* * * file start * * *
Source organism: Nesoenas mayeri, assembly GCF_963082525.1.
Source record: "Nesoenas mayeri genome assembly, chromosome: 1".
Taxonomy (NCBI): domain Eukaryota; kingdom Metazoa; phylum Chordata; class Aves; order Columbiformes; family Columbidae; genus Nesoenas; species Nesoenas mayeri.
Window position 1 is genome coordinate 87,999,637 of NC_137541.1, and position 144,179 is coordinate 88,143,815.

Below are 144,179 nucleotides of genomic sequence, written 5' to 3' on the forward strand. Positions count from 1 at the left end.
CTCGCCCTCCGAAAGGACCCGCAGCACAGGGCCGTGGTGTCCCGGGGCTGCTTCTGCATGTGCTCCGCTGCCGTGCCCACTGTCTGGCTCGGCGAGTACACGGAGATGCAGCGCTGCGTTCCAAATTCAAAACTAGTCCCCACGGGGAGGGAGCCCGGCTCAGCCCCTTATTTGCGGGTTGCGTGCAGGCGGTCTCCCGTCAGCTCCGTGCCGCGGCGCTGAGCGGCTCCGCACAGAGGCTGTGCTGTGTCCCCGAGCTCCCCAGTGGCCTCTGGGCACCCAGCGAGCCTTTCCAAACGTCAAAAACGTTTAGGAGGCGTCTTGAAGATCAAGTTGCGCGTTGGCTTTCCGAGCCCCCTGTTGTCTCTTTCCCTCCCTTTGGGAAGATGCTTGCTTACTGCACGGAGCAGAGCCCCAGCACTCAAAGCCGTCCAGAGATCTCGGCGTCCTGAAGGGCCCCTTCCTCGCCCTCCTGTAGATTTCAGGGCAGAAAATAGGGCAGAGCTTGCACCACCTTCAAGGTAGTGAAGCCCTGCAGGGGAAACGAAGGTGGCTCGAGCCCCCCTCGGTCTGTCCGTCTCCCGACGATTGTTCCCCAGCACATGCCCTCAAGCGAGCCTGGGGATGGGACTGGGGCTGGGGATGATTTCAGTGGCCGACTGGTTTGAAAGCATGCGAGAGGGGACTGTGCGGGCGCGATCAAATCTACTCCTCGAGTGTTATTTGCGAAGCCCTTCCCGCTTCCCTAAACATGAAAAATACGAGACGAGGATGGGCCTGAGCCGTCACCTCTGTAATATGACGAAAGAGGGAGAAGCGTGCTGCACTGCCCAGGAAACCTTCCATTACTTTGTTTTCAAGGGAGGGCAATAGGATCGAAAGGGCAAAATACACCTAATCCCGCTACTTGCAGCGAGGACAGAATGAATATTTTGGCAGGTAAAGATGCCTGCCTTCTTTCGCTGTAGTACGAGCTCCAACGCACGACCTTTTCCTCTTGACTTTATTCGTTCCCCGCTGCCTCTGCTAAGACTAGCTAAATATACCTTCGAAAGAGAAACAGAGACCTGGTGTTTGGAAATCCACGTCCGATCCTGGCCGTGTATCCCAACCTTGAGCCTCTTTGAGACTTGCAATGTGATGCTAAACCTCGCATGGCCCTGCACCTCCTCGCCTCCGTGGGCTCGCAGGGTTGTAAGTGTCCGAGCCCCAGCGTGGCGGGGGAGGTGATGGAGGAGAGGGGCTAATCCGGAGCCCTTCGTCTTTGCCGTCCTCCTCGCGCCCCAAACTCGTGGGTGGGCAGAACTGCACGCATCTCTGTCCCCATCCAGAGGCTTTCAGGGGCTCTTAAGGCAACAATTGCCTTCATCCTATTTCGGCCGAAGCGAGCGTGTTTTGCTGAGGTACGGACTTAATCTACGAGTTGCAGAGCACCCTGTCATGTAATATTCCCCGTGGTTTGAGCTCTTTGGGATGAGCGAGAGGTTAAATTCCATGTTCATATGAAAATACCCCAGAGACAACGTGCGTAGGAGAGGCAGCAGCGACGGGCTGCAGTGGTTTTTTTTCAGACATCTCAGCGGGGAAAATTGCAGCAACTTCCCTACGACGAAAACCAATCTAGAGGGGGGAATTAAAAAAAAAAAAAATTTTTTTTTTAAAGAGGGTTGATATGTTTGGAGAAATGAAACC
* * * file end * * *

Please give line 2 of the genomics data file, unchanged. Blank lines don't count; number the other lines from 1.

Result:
Source record: "Nesoenas mayeri genome assembly, chromosome: 1".